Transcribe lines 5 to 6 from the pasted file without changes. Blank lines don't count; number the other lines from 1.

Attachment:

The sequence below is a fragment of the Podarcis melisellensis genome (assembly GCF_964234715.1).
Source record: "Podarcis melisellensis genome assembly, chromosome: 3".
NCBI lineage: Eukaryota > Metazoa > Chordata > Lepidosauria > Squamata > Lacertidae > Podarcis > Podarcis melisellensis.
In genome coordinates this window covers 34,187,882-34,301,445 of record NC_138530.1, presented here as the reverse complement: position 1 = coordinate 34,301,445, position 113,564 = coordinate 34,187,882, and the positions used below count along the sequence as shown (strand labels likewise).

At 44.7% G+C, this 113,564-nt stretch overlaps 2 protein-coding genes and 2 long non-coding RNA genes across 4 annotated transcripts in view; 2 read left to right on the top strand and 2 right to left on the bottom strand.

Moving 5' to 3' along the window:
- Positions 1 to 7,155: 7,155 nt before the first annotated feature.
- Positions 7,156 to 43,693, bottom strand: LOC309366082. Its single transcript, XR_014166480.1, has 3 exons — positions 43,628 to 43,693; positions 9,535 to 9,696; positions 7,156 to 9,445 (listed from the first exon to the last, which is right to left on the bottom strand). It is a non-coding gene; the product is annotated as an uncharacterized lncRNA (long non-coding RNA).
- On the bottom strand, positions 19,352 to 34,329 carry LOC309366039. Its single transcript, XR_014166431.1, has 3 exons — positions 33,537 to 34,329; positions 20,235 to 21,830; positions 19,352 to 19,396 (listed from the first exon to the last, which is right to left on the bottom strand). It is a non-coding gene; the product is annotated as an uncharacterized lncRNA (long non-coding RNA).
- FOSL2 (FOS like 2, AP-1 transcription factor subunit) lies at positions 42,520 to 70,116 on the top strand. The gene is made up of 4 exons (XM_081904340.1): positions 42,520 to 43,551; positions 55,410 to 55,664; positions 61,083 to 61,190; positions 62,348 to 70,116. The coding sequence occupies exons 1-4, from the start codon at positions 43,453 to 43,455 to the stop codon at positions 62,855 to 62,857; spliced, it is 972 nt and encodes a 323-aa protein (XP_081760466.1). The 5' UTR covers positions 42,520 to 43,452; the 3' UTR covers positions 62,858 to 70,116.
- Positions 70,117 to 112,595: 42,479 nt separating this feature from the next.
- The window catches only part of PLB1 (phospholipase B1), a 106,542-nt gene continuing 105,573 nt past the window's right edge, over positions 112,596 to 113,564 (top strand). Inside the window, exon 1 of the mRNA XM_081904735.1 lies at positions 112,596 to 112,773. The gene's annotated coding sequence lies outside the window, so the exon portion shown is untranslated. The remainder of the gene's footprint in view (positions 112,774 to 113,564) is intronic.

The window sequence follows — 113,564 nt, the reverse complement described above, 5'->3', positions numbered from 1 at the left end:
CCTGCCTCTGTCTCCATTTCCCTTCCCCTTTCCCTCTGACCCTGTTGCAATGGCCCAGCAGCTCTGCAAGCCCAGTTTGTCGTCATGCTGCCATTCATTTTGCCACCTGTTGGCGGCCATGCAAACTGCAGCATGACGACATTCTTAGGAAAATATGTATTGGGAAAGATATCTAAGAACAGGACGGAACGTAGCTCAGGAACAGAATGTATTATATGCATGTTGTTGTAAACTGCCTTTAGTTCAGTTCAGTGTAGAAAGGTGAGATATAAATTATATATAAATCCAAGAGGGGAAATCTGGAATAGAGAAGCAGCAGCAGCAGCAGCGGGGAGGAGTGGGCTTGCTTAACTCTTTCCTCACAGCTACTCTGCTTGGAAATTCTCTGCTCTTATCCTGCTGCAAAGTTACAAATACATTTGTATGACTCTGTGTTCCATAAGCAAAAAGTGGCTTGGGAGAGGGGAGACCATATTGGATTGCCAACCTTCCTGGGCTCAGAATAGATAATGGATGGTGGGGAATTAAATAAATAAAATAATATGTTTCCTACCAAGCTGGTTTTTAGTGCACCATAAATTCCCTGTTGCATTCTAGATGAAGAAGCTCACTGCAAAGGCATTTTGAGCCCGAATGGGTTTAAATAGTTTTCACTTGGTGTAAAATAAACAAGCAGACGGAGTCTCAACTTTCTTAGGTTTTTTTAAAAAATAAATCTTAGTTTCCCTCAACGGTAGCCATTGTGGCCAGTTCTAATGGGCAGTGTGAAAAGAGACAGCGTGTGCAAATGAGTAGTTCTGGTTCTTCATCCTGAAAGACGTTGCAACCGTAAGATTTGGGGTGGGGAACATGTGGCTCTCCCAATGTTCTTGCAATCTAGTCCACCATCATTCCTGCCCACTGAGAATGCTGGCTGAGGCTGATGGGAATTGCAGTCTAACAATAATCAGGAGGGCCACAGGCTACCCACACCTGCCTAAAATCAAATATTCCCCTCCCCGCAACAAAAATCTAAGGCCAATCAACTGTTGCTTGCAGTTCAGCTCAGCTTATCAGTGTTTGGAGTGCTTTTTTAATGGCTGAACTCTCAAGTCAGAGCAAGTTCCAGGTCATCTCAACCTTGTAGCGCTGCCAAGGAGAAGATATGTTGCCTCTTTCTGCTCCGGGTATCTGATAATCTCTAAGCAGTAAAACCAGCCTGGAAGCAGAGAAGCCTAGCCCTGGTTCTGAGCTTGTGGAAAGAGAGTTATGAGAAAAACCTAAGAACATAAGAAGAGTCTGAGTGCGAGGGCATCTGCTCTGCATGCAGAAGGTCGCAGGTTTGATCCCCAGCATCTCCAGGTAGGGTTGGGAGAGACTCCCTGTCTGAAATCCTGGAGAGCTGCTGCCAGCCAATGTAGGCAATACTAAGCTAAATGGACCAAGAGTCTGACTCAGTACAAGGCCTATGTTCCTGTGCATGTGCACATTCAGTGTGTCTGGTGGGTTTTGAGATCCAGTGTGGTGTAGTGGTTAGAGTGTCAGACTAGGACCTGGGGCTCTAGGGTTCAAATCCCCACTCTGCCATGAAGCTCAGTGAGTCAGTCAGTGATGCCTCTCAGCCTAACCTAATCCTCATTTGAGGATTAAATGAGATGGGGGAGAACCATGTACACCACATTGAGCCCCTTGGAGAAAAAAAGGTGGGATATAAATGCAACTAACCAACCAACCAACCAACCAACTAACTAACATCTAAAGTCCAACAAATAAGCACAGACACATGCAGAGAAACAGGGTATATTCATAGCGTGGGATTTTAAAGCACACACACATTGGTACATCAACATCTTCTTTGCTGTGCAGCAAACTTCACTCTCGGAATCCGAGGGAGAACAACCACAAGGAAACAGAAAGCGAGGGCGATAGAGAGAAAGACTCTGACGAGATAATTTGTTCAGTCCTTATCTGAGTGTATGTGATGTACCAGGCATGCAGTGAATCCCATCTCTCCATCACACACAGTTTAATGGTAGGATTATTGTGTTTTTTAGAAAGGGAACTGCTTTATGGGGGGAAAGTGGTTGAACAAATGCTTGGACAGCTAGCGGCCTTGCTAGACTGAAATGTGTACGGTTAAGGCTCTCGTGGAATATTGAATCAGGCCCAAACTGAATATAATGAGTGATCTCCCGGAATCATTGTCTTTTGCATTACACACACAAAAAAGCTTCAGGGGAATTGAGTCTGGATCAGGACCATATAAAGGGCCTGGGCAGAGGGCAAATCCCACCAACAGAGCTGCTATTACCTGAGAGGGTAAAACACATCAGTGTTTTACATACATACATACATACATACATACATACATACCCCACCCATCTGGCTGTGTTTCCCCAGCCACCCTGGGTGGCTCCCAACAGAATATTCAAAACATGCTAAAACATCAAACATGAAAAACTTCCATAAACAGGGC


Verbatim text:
At 44.7% G+C, this 113,564-nt stretch overlaps 2 protein-coding genes and 2 long non-coding RNA genes across 4 annotated transcripts in view; 2 read left to right on the top strand and 2 right to left on the bottom strand.

Moving 5' to 3' along the window: